NNAMDIHere now is Mary Katherine in College Park, Md. Hi, Mary Katherine.
MARY KATHERINEHi. This is my first time calling. I love your show.
KATHERINEI can't claim credit for this, but one who works at the USDA posted on Facebook last week. Apparently, they were at a meeting -- this may be (word?), but someone asked an expert, how do you tell poisonous mushrooms from non-poisonous? And the answer was, it takes two people, one to eat and one to observe.
NNAMDIHaven't heard that one before. Are you familiar with that at all?
CZARNECKIIf it's not true, it should be.
NNAMDII guess so. This email we got from Dan, "Is it possible to grow mushrooms at home, maybe in your basement or in a bathroom closet? And if so, what's the best place to get more information about that?"
LASALAWell, one good source of information and materials for that is a company located in, I believe, Washington State called Fungi Perfecti.
LASALAYeah, they've got a lot of good stuff. There are other providers of mushroom spawn and books on mushrooms and so forth.
CZARNECKIOf course, it depends on how old your closet is too (unintelligible).
NNAMDII get the idea that I'm sitting in a mushroom fraternity or sorority.
LACOSTEI know, it is...
NNAMDIEverybody seems to know everybody else in it.
LACOSTEIt is. Well, it's great to listen to -- I'm enjoying it immensely, learning a lot.
NNAMDICould you repeat the name of the book, the field guide again, please?
LASALAThere are two that Jack mentioned. One is "Mushrooms Demystified" by David Arora, A-R-O-R-A. The other is "The North American Guide--" " Field Guide to American Mushrooms." It's published by the Audubon Society. The author is Gary Lincoff, L-I-N-C-O-F-F.
NNAMDIAnd you'll find links to both of those at our website, kojoshow.org. We're going to take a short break. If you have already called, stay on the line. We'll try to get to your call. If the lines are busy, go to our website, kojoshow.org. Or send us a tweet, @kojoshow. Email to email@example.com. I'm Kojo Nnamdi.
NNAMDIWelcome back. It's a Food Wednesday conversation about autumn mushrooms, delicious and sometimes dangerous, with Raymond LaSala, president of Mycological Association of Washington. Jack Czarnecki is author of "A Cook's Book of Mushrooms." He's the owner of Oregon Truffle Oil. And Ris Lacoste is owner and chef of RIS restaurant D.C., which is at 22nd and L Street Northwest.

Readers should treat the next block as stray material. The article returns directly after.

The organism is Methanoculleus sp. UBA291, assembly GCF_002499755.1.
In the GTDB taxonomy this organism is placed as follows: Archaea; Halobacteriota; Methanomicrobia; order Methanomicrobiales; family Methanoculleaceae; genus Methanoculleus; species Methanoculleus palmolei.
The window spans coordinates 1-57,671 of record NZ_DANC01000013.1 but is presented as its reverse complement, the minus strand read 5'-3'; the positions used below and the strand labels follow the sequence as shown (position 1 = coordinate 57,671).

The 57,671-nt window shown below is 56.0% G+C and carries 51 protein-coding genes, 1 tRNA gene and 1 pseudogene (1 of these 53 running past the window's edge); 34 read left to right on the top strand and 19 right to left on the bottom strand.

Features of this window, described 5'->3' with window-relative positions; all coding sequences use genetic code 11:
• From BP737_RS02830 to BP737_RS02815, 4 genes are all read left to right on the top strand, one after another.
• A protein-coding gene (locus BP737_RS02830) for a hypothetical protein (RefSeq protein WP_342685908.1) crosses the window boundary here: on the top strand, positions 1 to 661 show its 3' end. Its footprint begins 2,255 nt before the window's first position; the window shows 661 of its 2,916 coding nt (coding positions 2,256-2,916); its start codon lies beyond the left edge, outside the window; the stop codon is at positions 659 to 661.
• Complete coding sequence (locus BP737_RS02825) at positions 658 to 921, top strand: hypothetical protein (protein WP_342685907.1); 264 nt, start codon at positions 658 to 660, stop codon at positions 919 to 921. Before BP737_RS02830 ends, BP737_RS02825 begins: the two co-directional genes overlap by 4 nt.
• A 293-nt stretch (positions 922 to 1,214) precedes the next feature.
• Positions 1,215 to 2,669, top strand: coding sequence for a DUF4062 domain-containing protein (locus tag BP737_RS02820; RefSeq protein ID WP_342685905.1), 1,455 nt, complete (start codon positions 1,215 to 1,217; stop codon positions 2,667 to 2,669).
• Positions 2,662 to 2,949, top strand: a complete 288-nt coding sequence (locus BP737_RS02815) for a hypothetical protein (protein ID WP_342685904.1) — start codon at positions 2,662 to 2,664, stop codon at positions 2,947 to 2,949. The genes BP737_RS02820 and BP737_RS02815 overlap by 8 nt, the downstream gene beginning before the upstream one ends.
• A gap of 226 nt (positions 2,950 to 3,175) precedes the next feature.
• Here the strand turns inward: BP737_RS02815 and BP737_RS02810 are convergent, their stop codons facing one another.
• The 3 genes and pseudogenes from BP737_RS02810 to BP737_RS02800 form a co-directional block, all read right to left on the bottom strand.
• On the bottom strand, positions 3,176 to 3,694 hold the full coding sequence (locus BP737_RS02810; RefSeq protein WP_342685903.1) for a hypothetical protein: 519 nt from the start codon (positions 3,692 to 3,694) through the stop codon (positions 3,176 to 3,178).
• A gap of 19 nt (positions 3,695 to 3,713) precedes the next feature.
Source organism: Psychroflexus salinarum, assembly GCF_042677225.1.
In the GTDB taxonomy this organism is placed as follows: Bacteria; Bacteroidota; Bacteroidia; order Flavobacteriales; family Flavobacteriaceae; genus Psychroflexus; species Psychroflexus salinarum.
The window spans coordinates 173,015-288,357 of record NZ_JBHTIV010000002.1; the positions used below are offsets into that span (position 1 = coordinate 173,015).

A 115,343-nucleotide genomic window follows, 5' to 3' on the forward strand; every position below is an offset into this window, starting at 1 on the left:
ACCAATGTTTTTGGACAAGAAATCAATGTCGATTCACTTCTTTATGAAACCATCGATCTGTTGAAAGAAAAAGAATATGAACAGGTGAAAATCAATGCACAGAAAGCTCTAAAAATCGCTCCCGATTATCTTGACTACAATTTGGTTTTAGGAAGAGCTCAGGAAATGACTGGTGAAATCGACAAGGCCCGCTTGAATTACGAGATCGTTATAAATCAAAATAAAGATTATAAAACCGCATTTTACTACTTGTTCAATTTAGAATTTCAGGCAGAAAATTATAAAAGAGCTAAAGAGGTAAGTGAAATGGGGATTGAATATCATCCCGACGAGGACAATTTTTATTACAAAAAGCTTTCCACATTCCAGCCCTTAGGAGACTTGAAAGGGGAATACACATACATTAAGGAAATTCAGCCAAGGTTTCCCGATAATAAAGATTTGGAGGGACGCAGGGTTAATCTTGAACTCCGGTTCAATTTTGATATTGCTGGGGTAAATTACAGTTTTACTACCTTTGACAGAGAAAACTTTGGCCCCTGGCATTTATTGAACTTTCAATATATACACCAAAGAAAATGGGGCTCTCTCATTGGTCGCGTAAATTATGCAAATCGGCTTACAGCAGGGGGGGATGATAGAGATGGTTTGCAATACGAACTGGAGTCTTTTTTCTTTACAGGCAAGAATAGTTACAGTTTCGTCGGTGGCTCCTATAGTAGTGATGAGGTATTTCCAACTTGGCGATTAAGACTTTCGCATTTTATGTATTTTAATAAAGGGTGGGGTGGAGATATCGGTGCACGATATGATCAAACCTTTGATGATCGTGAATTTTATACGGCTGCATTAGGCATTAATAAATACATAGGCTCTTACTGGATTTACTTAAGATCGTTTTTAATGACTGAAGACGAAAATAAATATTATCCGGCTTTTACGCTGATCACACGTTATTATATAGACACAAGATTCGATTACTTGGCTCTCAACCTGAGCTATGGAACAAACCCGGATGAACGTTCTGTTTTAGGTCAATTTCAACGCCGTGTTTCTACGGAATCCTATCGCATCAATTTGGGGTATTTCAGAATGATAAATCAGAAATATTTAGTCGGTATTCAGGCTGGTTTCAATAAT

NNAMDIShe focuses on fresh seasonal dishes and ingredients. Ris, all mushrooms are 90 percent water. And if I'm interested in keeping their texture when I cook them, I need to cook them in such a way as to prevent them from releasing all that moisture. How do I do that?
LACOSTEWell, it depends on the mushroom and what your final product is. So you have a vision of what, you know, doing. If you're just sautéing mushrooms and want to sear them, you want to sear them in a very -- at a high heat and caramelize them, and do not crowd the pan. Otherwise, that heat -- the heat will have time to penetrate the mushroom, will break down the cells, release all the water, and you'll be poaching mushrooms instead of searing them.
LACOSTEHowever, as we discussed, those mushrooms give out such great flavors when you're having mushrooms and soups and mushrooms and all of that. It's not a bad thing to poach them, but I think it's the effect that you want. So if you really want not that watery content, you want that nice, seared, golden, caramelized mushroom, you really need to just do it little -- little bit of oil, a hot pan quickly and not crowding the pan.
NNAMDIHere is Christina in Philadelphia, Pa. Christina, you're on the air. Go ahead, please.
CHRISTINAHello. I would love to know more about the nutritional content of different types of mushrooms and the benefits that we get when we eat them.
NNAMDII'll start with you, Ray LaSala.
LASALAWell, they're 90 percent, by weight, water. I think that there are certainly complex polysaccharides that are in there that are supposed to stimulate your immune system. Buttons have more protein than fully expanded caps. No fat to speak of in mushrooms. No sugar or starch to speak of in mushrooms.
CZARNECKIYeah, they've got a fair -- a fairly good amount of B vitamins as well, although they're not known for that. They -- with some exceptions. There's almost no vitamin C in them, so it's mostly the minerals.
CZARNECKIAnd as Ray was pointing out, the polysaccharides thing, it turns out to be pretty important 'cause in mushroom research done in China and Japan, they found that those polysaccharides, particularly in something called a reishi, which, otherwise, is inedible but makes a great tea, has been really important in cancer research in the Far East.
NNAMDIThank you very much for your call, Christina. Here is Fritz in Arlington, Va. Fritz, you're on the air. Go ahead, please.
FRITZHi. Listen, first of all, I want to thank you for this great show. I've been an amateur sort of mushroom gatherer -- I don't know if there are any professional ones -- for many years. It's my weird and wonderful hobby. It's great to hear from all the experts. I want to say two things. First of all, I second the nomination for David Arora's "Mushrooms Demystified" book. I think it's a great handbook, very thorough.
FRITZAnd also, I just wanted to say that as a D.C. area mushroom hunter, I've actually found -- I had some of my best luck in Rock Creek Park.
FRITZI found morels in there, tons of chanterelles...
FRITZ...(word?) mushrooms all over the place. So that's -- you know, I (unintelligible)...
NNAMDIFritz, you will notice I said uh oh twice when you mentioned Rock Creek Park. Ray LaSala will tell us why.
LASALADon't give your address because the mushroom police -- they'll come and bust you. You're not allowed to remove natural materials in Rock Creek Park.
NNAMDIYeah, it's important to know which parks...
CZARNECKIYou know, that makes them taste better, right?
NNAMDIIt's just important to know which parks you can forage in and which you cannot, right, Ray?